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Green tomatoes’ future foretold

07.03.2002


Fruit’s hidden colour reveals whether it will ripen.



Some green tomatoes have a rosy future; others do not. A sensor that picks up subtle differences in the light the fruits reflect could sort future salads from greens.

Many tomatoes are picked green and bathed in ripening gas ethylene. Fruit picked too early will never ripen. Discerning consumers avoid them and growers lose out.


A scanner that analyses the wavelengths green tomatoes bounce back can predict those that ultimately will ripen, Frederico Hahn of the Centre for Investigation of Food, Sinaloa, Mexico, has shown1. Some of the world’s annual 60 million tonnes of tomatoes could be saved this way, he hopes.

"Maybe you can find some clues that ripening will happen," agrees Ian Young who is working on similar detectors at the Delft University of Technology in the Netherlands. "We’re looking for ways to do things that the market hasn’t even thought of," says Young.

Like Hahn, fruit sorting company Colour Vision Systems, in Bacchus Marsh, Australia, uses infrared spectroscopy to measure the sugar content of melons and stone fruit. The technology could be adapted for tomatoes, concedes one of their scientists Gary Brown, though, at present, it may be too expensive.

Colour coding

Some fruit packers already use automatic colour sorters to grade the ripeness of their fruit. Conventional cameras measure red, green and blue wavelengths emitted, and classify the produce before boxing. The United States Department of Agriculture has six official colour classifications: green, breaker, turning, pink, light red and red.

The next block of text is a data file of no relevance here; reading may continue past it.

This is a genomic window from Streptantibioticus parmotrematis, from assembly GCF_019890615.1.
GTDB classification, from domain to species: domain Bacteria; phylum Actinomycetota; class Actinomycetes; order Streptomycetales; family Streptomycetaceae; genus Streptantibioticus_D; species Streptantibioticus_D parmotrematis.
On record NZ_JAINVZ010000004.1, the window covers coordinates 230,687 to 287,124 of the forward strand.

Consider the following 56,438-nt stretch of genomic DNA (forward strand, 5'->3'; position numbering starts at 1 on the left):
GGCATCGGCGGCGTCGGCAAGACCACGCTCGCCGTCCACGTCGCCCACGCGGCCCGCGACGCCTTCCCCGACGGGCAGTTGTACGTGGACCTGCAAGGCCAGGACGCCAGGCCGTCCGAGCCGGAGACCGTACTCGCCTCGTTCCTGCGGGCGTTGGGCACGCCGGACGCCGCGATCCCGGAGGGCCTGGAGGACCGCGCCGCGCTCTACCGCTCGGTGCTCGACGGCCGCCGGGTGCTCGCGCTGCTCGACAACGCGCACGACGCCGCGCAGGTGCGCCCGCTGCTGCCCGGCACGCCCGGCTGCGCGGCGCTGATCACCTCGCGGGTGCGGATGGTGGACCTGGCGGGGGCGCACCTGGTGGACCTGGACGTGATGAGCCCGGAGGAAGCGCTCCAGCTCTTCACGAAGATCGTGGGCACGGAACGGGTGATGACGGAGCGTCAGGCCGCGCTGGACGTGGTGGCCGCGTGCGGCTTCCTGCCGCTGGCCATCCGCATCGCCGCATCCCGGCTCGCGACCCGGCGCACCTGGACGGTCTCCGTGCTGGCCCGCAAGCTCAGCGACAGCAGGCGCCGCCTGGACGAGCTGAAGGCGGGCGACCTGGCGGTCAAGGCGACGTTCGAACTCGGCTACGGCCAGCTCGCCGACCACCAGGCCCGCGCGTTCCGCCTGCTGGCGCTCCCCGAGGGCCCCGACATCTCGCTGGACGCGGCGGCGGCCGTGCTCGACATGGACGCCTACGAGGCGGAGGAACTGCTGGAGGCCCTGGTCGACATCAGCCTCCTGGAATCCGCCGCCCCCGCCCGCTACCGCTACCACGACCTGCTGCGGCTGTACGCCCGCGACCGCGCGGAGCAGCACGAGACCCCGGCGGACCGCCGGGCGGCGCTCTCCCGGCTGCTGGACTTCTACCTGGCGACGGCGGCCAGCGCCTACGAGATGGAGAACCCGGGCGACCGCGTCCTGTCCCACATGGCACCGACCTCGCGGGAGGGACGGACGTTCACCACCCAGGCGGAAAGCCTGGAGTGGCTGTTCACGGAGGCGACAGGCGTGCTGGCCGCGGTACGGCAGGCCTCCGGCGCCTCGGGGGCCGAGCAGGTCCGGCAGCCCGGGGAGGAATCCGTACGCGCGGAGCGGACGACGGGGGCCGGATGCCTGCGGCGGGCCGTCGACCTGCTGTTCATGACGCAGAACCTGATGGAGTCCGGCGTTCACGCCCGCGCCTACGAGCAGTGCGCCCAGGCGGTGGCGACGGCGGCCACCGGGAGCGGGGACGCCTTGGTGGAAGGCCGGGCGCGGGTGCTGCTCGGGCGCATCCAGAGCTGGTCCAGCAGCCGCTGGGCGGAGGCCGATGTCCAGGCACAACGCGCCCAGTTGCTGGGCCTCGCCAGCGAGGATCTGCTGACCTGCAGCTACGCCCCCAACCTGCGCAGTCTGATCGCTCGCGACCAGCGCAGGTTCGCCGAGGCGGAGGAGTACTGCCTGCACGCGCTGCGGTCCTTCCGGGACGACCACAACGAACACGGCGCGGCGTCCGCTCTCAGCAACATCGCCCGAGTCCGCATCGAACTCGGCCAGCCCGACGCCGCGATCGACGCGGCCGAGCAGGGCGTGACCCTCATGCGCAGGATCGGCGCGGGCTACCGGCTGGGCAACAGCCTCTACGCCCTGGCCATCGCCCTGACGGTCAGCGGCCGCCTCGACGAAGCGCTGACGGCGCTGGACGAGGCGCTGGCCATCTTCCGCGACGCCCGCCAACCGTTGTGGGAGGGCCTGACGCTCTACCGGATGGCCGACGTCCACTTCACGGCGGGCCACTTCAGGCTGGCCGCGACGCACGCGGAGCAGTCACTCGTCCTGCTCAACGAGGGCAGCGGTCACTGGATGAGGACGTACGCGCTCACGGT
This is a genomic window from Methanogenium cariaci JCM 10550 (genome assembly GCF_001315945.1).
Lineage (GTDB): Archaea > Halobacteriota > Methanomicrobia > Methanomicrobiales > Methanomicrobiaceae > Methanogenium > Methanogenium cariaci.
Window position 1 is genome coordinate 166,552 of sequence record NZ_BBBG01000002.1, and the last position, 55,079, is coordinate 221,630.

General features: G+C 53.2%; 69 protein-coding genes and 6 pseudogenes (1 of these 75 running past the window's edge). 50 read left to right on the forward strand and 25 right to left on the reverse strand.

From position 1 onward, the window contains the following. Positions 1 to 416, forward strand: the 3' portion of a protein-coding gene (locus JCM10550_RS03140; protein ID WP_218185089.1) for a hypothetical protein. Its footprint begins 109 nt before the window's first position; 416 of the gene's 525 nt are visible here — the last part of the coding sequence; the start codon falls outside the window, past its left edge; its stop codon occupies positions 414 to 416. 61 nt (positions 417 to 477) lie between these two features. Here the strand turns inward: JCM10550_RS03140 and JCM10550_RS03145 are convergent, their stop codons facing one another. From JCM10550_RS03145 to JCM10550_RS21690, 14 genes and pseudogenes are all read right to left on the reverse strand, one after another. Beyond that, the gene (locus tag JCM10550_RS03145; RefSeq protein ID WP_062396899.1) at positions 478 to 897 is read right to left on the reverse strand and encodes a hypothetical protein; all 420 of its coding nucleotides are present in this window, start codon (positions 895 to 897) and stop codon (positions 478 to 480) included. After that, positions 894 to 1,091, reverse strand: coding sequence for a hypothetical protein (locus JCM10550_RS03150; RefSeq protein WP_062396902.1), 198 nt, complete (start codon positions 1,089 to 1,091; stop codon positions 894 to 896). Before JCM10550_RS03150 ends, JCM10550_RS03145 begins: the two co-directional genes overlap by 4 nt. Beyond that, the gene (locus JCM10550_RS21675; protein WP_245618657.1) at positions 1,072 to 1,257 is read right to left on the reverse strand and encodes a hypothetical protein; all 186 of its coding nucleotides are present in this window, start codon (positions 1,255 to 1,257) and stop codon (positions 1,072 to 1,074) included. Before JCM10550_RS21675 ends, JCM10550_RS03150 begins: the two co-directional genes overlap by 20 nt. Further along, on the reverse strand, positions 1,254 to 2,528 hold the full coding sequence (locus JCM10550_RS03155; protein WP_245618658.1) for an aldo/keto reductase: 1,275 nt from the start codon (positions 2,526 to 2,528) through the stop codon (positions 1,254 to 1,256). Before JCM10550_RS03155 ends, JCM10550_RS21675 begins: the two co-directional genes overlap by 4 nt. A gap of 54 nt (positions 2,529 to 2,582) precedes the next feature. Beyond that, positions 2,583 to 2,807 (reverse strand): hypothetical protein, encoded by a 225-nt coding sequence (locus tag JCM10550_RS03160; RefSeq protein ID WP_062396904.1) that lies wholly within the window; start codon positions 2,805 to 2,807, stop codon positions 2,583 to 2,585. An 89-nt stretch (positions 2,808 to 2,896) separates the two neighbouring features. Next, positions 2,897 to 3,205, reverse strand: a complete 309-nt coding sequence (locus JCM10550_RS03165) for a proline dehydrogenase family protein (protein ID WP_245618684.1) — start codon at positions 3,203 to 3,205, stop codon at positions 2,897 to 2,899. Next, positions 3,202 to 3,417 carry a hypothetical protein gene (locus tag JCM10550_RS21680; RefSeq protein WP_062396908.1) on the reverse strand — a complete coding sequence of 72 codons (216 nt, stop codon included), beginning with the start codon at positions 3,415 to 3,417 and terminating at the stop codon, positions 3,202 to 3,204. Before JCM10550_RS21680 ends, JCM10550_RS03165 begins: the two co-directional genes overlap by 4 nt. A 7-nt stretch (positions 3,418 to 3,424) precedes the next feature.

But to these cameras, one green tomato looks like another. So size, shape and internal appearance are used to judge when a green crop is on the turn.

Hahn’s sensor instead measures all wavelengths over a large part of the visible and invisible spectrum. He analysed 300 green Gabriela tomatoes before storing them for 10 days.

Fruit that never ripen emit more intensely at some infrared wavelengths on day one, he found. The green pigment chlorophyll has a characteristic emission of infrared light that changes during ripening, as chlorophyll degrades and red and yellow pigments called carotenoids accumulate.

Hahn used these key wavelengths to develop a ripeness predictor. It foretold maturity with over 85% accuracy on 600 fruit, for which visual inspection proved useless.

References
  1. Hahn, F. Multi-spectral prediction of unripe tomatoes. Biosystems Engineering, 81, 147 - 155, (2002).

HELEN PEARSON | © Nature News Service

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